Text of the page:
Europe has been increasingly worried about overdependence on Russian gas. Fears that Moscow might use energy as a political weapon to blackmail Europe have been exacerbated since the 2006 and 2009 gas disputes between Ukraine and Russia. The EU’s response to those episodes included promoting the Southern Gas Corridor, which Russia considers part of a Western strategy to undermine the Russian economy and penetrate Russia’s sphere of influence.
Thus, for Moscow, Turkish Stream is a policy option that would secure Russia’s European market share, which is of vital importance for the Russian economy. After all, Russia exports 70 percent of its gas to Europe, and closing Russia out of the EU energy market would be a major threat to Moscow’s economic survival. Responding to the Russian plans, Brussels regards Turkish Stream as an attempt to thwart the Southern Gas Corridor—hence the EU’s objection to Greek plans to back the project.
What makes Turkish Stream different from Nord Stream is the strategy of the Greek government vis-à-vis the project. Contrary to Germany, which has been focusing merely on the energy and economic merits of the Nord Stream pipeline, Greece has been using Turkish Stream as a bargaining chip in the ongoing negotiations with Greece’s international creditors.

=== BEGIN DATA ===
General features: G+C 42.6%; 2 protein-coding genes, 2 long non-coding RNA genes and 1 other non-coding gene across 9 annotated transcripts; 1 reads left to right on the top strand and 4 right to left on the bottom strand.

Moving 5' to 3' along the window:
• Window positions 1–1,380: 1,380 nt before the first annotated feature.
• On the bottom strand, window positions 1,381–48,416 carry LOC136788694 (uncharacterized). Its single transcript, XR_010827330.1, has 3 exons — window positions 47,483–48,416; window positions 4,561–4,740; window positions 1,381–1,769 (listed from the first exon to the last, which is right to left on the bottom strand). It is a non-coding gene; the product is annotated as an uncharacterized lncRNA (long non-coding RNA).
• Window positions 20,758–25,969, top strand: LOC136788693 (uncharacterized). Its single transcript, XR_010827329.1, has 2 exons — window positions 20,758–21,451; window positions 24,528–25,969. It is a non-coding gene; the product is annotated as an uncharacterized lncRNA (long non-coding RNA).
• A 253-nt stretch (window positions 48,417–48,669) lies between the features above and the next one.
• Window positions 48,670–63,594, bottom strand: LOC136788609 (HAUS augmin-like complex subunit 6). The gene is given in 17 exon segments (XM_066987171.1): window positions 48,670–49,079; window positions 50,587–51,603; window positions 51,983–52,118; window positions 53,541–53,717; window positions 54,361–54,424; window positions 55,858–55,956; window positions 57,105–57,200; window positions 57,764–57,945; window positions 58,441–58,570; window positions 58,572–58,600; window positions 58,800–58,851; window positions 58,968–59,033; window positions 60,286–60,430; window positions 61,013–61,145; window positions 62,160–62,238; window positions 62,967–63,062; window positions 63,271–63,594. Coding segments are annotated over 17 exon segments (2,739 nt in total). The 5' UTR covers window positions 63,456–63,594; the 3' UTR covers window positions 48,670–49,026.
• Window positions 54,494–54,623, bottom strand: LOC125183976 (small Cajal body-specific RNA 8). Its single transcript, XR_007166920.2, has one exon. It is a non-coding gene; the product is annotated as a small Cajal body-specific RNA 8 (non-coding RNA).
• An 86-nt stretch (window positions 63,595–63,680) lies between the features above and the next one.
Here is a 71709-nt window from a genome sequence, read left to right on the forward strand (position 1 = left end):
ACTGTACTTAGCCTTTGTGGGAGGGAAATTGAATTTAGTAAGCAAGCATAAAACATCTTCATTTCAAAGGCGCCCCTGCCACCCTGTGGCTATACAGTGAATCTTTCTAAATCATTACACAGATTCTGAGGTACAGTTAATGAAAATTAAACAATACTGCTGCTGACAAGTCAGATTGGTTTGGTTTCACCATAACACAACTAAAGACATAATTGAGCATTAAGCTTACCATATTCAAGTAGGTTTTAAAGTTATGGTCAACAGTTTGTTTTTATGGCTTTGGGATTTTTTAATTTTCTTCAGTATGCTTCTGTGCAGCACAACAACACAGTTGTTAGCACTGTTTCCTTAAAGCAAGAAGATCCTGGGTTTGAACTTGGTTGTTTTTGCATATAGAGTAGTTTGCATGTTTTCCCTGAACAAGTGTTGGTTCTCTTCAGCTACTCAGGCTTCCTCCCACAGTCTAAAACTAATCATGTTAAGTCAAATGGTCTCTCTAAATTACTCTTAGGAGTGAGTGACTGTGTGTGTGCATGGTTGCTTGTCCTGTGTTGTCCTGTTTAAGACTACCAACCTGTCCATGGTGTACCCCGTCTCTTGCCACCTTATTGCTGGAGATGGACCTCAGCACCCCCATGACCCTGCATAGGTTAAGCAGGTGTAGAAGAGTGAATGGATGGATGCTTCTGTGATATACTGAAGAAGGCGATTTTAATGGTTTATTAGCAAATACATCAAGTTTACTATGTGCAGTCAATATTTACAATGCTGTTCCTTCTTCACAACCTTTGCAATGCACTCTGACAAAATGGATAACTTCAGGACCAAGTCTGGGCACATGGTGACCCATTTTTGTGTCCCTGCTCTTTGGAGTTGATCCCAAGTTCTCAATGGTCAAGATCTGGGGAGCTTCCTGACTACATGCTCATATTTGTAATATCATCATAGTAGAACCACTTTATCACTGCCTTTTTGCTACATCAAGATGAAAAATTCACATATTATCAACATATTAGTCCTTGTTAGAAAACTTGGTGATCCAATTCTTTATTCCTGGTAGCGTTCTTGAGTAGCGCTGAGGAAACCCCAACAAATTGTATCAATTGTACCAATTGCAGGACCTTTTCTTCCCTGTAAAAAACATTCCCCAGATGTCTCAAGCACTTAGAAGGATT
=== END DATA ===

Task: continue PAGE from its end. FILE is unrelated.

The gradual rapprochement between Athens and Moscow has been followed by a series of reports, Greek government nonpapers, and statements by Greek officials implying that Turkish Stream would bring valuable economic and geopolitical trade-offs. In April 2015, officials in Athens claimed that the revenues from transit fees would reach €3–5 billion ($3–6 billion), an amount that does not correspond to the economics of the project.
In parallel with consultations on Turkish Stream, Athens has repeatedly questioned the EU’s sanctions imposed on Russia for its actions in eastern Ukraine. Allegations of a Greek foreign policy shift toward Russia have intensified since the former Greek energy minister Panagiotis Lafazanis stated that Greece does not belong to any sphere of influence, and that the government will pursue an independent energy security policy.
As a result, Greek policies, together with Russian and European misinterpretations, have pushed Moscow and Brussels into a downward spiral with the characteristics of a security dilemma. It is in the interests of all sides to find a way to exit this trap.
Stratos Pourzitakis is pursuing a PhD program at the Department of Government and International Studies, Hong Kong Baptist University, under the scholarship of the EU Academic Program in Hong Kong.